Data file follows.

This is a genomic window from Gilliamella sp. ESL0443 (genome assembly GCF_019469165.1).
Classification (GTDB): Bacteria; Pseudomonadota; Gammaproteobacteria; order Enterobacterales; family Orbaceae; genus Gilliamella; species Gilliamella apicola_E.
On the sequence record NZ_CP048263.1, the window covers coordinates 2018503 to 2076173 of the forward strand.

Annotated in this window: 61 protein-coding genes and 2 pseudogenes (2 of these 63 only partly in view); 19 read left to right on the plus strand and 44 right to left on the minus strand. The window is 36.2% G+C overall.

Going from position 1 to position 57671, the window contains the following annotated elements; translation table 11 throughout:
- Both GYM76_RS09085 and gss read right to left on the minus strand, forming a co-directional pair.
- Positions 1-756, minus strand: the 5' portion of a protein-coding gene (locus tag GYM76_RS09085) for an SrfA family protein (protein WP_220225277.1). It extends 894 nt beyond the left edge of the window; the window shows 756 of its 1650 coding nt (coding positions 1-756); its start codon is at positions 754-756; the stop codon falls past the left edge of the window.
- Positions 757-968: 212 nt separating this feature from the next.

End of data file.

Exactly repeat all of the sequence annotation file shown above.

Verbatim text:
This is a genomic window from Gilliamella sp. ESL0443 (genome assembly GCF_019469165.1).
Classification (GTDB): Bacteria; Pseudomonadota; Gammaproteobacteria; order Enterobacterales; family Orbaceae; genus Gilliamella; species Gilliamella apicola_E.
On the sequence record NZ_CP048263.1, the window covers coordinates 2018503 to 2076173 of the forward strand.

Annotated in this window: 61 protein-coding genes and 2 pseudogenes (2 of these 63 only partly in view); 19 read left to right on the plus strand and 44 right to left on the minus strand. The window is 36.2% G+C overall.

Going from position 1 to position 57671, the window contains the following annotated elements; translation table 11 throughout:
- Both GYM76_RS09085 and gss read right to left on the minus strand, forming a co-directional pair.
- Positions 1-756, minus strand: the 5' portion of a protein-coding gene (locus tag GYM76_RS09085) for an SrfA family protein (protein WP_220225277.1). It extends 894 nt beyond the left edge of the window; the window shows 756 of its 1650 coding nt (coding positions 1-756); its start codon is at positions 754-756; the stop codon falls past the left edge of the window.
- Positions 757-968: 212 nt separating this feature from the next.